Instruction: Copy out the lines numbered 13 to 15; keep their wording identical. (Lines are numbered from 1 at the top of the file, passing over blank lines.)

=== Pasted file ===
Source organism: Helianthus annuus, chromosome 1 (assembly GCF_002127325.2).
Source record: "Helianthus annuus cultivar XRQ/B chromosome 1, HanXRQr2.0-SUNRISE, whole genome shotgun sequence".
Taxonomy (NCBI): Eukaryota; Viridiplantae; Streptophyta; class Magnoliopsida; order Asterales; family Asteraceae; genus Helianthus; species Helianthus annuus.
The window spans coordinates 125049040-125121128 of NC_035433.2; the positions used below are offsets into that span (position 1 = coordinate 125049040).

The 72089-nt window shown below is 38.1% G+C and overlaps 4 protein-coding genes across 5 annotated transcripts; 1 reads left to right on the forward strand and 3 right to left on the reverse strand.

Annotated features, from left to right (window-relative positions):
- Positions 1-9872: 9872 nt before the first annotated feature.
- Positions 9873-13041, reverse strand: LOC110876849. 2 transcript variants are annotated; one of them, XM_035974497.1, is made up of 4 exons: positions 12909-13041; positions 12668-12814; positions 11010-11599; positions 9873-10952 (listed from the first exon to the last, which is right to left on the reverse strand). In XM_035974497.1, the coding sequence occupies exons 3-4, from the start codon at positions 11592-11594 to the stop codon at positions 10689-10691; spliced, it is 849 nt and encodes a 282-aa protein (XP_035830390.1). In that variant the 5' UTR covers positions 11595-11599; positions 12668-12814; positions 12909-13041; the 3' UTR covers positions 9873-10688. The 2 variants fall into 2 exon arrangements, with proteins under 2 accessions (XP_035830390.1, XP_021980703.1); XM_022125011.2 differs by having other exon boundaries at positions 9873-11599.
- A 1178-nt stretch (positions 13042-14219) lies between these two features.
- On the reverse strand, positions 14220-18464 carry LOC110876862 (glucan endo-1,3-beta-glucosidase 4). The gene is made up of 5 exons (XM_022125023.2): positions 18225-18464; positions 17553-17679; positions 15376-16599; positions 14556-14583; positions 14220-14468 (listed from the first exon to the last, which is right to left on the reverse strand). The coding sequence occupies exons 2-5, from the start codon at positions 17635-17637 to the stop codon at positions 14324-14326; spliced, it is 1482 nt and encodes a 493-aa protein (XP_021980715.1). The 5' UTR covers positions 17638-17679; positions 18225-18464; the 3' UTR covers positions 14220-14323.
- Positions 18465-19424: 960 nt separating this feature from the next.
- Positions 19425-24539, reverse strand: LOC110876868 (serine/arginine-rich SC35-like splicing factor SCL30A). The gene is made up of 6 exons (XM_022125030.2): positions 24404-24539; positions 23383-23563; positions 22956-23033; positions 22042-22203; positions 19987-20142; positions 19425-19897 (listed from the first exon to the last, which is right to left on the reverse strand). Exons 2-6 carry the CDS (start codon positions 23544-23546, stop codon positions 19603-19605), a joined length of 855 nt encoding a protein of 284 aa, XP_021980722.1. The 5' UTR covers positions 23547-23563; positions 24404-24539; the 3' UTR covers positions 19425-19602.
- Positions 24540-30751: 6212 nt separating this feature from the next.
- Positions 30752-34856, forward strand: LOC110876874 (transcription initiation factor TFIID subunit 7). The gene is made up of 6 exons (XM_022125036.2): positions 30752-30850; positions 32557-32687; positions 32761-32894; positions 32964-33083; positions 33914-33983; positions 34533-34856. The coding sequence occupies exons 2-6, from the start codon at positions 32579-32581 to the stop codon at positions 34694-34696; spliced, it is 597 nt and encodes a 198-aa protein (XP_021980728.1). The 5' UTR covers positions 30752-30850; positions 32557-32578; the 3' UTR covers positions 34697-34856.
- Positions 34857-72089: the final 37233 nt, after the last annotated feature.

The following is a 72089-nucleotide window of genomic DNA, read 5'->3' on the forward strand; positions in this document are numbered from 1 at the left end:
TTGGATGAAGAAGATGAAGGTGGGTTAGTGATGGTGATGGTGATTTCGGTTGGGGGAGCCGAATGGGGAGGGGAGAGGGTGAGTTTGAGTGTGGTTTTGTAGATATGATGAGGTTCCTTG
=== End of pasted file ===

- Positions 24540-30751: 6212 nt separating this feature from the next.
- Positions 30752-34856, forward strand: LOC110876874 (transcription initiation factor TFIID subunit 7). The gene is made up of 6 exons (XM_022125036.2): positions 30752-30850; positions 32557-32687; positions 32761-32894; positions 32964-33083; positions 33914-33983; positions 34533-34856. The coding sequence occupies exons 2-6, from the start codon at positions 32579-32581 to the stop codon at positions 34694-34696; spliced, it is 597 nt and encodes a 198-aa protein (XP_021980728.1). The 5' UTR covers positions 30752-30850; positions 32557-32578; the 3' UTR covers positions 34697-34856.
- Positions 34857-72089: the final 37233 nt, after the last annotated feature.